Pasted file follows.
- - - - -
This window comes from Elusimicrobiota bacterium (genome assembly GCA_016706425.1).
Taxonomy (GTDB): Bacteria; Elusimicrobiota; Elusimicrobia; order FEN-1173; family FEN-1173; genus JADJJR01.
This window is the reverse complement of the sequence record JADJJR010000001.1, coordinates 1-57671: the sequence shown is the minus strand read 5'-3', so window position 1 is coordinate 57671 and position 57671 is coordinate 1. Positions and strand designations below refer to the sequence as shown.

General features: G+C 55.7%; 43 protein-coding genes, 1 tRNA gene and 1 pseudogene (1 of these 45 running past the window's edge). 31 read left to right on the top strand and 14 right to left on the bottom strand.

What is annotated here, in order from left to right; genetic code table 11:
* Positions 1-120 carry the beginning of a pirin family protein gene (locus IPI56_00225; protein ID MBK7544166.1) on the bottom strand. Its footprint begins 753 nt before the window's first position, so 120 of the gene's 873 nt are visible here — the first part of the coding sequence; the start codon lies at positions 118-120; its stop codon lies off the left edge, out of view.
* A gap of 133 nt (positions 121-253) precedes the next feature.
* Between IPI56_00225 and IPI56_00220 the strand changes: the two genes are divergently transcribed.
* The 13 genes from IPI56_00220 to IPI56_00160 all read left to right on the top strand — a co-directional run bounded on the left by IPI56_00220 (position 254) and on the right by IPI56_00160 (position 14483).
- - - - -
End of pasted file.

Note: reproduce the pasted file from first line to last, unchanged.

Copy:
This window comes from Elusimicrobiota bacterium (genome assembly GCA_016706425.1).
Taxonomy (GTDB): Bacteria; Elusimicrobiota; Elusimicrobia; order FEN-1173; family FEN-1173; genus JADJJR01.
This window is the reverse complement of the sequence record JADJJR010000001.1, coordinates 1-57671: the sequence shown is the minus strand read 5'-3', so window position 1 is coordinate 57671 and position 57671 is coordinate 1. Positions and strand designations below refer to the sequence as shown.

General features: G+C 55.7%; 43 protein-coding genes, 1 tRNA gene and 1 pseudogene (1 of these 45 running past the window's edge). 31 read left to right on the top strand and 14 right to left on the bottom strand.

What is annotated here, in order from left to right; genetic code table 11:
* Positions 1-120 carry the beginning of a pirin family protein gene (locus IPI56_00225; protein ID MBK7544166.1) on the bottom strand. Its footprint begins 753 nt before the window's first position, so 120 of the gene's 873 nt are visible here — the first part of the coding sequence; the start codon lies at positions 118-120; its stop codon lies off the left edge, out of view.
* A gap of 133 nt (positions 121-253) precedes the next feature.
* Between IPI56_00225 and IPI56_00220 the strand changes: the two genes are divergently transcribed.
* The 13 genes from IPI56_00220 to IPI56_00160 all read left to right on the top strand — a co-directional run bounded on the left by IPI56_00220 (position 254) and on the right by IPI56_00160 (position 14483).